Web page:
Abstract Barrios

The Crises of Latinx Visibility in Cities

Abstract Barrios

Book Pages: 336 Illustrations: 47 illustrations Published: September 2020

Author: Johana Londoño

Subjects
American Studies, Chicanx and Latinx Studies, Sociology > Urban Studies

In Abstract Barrios Johana Londoño examines how Latinized urban landscapes are made palatable for white Americans. Such Latinized urban landscapes, she observes, especially appear when whites feel threatened by concentrations of Latinx populations, commonly known as barrios. Drawing on archival research, interviews, and visual analysis of barrio built environments, Londoño shows how over the past 70 years urban planners, architects, designers, policy makers, business owners, and other “brokers” took abstracted elements from barrio design—such as spatial layouts or bright colors—to safely “Latinize” cities and manage a longstanding urban crisis of Latinx belonging. The built environments that resulted ranged from idealized notions of authentic Puerto Rican culture in the interior design of New York City’s public housing in the 1950s, created to diminish concerns over Puerto Rican settlement, to the “Fiesta Marketplace” in downtown Santa Ana, California, built to counteract white flight in the 1980s. Ultimately, Londoño demonstrates that abstracted barrio culture and aesthetics sustain the economic and cultural viability of normalized, white, and middle-class urban spaces.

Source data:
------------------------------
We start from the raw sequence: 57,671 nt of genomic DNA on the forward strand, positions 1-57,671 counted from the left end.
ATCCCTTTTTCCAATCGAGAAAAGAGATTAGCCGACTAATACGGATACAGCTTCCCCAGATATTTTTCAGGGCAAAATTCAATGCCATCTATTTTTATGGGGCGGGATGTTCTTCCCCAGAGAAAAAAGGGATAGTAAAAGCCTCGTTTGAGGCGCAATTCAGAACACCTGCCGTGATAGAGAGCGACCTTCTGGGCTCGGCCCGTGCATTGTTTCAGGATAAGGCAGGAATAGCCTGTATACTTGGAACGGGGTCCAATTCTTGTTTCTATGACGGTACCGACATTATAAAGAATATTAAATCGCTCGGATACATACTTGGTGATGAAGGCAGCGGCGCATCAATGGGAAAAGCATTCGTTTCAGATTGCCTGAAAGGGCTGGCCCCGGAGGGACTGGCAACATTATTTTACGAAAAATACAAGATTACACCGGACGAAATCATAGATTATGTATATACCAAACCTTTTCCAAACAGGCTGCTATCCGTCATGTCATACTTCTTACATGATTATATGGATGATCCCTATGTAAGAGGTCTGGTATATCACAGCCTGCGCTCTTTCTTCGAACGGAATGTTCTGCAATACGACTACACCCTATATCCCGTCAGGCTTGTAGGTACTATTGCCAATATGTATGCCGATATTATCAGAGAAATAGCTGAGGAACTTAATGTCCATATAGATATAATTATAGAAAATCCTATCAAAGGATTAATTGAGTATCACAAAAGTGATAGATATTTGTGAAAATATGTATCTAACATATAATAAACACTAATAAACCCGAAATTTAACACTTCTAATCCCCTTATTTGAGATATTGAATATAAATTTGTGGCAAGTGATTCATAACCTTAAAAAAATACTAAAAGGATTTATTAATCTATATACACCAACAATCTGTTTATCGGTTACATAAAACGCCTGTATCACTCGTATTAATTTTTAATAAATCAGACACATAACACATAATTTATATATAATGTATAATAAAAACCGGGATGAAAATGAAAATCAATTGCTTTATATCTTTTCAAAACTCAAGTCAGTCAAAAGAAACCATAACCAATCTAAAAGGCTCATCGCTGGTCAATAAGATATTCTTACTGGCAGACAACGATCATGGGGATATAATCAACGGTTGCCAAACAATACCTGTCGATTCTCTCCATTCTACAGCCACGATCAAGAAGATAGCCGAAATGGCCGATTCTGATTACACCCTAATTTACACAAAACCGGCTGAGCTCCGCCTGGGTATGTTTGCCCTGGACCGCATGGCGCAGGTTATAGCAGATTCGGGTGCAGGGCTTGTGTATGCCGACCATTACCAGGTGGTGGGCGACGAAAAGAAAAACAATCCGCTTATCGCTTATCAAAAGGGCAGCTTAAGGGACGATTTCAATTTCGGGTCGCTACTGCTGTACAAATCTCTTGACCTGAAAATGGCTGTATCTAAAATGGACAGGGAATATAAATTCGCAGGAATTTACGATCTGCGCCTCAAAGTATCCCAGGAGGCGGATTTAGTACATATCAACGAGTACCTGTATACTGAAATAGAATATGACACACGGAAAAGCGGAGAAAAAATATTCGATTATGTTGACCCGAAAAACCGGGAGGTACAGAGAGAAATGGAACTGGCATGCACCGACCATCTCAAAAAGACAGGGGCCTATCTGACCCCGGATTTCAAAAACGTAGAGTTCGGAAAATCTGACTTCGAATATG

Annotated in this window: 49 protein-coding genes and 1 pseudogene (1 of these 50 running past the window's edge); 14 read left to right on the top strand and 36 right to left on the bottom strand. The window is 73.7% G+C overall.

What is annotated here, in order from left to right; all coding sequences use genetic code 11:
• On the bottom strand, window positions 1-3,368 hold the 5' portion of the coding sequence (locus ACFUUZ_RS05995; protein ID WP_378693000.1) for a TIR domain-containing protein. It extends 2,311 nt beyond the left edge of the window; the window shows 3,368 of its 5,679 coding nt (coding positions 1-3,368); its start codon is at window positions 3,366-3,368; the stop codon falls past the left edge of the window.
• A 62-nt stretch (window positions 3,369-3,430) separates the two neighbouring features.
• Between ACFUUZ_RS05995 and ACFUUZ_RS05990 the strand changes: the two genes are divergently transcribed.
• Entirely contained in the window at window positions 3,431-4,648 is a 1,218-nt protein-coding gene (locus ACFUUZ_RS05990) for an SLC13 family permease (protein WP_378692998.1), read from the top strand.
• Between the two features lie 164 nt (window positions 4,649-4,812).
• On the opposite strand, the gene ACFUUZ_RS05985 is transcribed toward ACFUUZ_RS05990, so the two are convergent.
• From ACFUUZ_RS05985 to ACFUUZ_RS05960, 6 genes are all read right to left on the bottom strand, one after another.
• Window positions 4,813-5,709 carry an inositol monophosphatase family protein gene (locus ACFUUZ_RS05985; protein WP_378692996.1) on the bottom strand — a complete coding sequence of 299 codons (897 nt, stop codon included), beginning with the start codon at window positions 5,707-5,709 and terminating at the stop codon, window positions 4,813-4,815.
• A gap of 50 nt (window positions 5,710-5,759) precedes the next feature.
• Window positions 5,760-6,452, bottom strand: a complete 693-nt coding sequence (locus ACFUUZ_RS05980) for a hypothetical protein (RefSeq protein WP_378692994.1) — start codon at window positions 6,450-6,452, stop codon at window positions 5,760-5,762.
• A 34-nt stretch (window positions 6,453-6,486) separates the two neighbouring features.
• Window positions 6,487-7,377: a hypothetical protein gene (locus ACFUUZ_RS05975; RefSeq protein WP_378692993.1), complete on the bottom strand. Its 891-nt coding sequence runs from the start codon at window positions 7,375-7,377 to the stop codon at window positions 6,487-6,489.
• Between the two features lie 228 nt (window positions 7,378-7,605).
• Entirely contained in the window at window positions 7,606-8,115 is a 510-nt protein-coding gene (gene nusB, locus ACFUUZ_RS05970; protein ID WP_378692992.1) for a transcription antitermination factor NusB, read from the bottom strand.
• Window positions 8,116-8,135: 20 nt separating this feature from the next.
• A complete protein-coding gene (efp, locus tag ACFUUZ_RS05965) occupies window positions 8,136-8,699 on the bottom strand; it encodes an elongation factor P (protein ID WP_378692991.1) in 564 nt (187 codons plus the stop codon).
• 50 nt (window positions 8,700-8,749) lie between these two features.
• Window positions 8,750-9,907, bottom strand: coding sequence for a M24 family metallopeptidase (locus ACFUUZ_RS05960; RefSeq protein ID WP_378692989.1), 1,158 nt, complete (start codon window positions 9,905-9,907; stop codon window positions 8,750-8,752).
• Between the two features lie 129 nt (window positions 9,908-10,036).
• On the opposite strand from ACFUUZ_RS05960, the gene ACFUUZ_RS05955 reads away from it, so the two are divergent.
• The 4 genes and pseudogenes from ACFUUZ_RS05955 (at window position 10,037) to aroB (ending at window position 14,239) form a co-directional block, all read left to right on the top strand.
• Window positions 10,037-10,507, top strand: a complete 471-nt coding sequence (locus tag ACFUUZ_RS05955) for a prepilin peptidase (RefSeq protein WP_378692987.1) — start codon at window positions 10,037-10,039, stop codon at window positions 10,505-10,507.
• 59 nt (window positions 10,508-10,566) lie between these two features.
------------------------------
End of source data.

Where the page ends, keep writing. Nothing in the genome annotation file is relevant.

Praise

Abstract Barrios does a masterful job in moving beyond the hype of the ‘Latinization’ of US urban areas and instead offers a deeply historicized account of the rise of Latinx majority cities.  Crafting a theoretical analysis of the role of Latinx brokers in the late twentieth century, Johana Londoño helps us understand how urban designers use everything from bright colors to ‘Latin’ architecture to domesticate the urban barrio and prepare it for gentrification and the passive inclusion of Latinas/os in US urban society.” — George J. Sanchez, author of Becoming Mexican American: Ethnicity, Culture, and Identity in Chicano Los Angeles, 1900–1945

“A captivating account of the everyday moments that produce the barrio, Abstract Barrios offers a unique view into the built environment of Latinidad. Its ambition and vastness singularly fills gaping holes of urban planning and architecture scholarship on Latinos. Providing a wide-ranging view of how barrios are made and the actors involved in their making, this special and unique book is a crucial work of scholarship for Latino studies, urban studies, and urban sociology.” — Zaire Zenit Dinzey-Flores, author of Locked In, Locked Out: Gated Communities in a Puerto Rican City

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Open Access

Author/Editor Bios Back to Top

Johana Londoño is Assistant Professor of Latin America, Caribbean, and US Latino Studies at the University at Albany, State University of New York.

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Table of Contents Forthcoming
Sales/Territorial Rights: World

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Paper ISBN: 978-1-4780-0965-8 / Cloth ISBN: 978-1-4780-0879-8
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